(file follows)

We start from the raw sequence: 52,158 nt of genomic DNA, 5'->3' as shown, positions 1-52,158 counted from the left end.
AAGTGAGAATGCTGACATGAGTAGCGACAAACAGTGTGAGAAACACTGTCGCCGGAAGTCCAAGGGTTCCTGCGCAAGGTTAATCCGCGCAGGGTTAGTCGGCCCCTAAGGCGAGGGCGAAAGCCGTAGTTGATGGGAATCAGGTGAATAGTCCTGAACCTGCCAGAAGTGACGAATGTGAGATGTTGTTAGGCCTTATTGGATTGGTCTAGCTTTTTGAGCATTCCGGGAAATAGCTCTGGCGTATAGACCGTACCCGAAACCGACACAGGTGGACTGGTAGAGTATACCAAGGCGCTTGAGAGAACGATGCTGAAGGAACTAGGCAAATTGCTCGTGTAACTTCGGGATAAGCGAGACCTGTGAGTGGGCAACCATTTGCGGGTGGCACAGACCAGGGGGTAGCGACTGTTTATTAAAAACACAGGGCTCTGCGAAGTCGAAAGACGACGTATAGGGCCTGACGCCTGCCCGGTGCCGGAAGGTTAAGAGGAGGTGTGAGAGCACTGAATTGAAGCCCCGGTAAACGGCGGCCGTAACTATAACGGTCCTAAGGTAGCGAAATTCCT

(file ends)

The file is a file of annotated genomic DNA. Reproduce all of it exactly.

We start from the raw sequence: 52,158 nt of genomic DNA, 5'->3' as shown, positions 1-52,158 counted from the left end.
AAGTGAGAATGCTGACATGAGTAGCGACAAACAGTGTGAGAAACACTGTCGCCGGAAGTCCAAGGGTTCCTGCGCAAGGTTAATCCGCGCAGGGTTAGTCGGCCCCTAAGGCGAGGGCGAAAGCCGTAGTTGATGGGAATCAGGTGAATAGTCCTGAACCTGCCAGAAGTGACGAATGTGAGATGTTGTTAGGCCTTATTGGATTGGTCTAGCTTTTTGAGCATTCCGGGAAATAGCTCTGGCGTATAGACCGTACCCGAAACCGACACAGGTGGACTGGTAGAGTATACCAAGGCGCTTGAGAGAACGATGCTGAAGGAACTAGGCAAATTGCTCGTGTAACTTCGGGATAAGCGAGACCTGTGAGTGGGCAACCATTTGCGGGTGGCACAGACCAGGGGGTAGCGACTGTTTATTAAAAACACAGGGCTCTGCGAAGTCGAAAGACGACGTATAGGGCCTGACGCCTGCCCGGTGCCGGAAGGTTAAGAGGAGGTGTGAGAGCACTGAATTGAAGCCCCGGTAAACGGCGGCCGTAACTATAACGGTCCTAAGGTAGCGAAATTCCT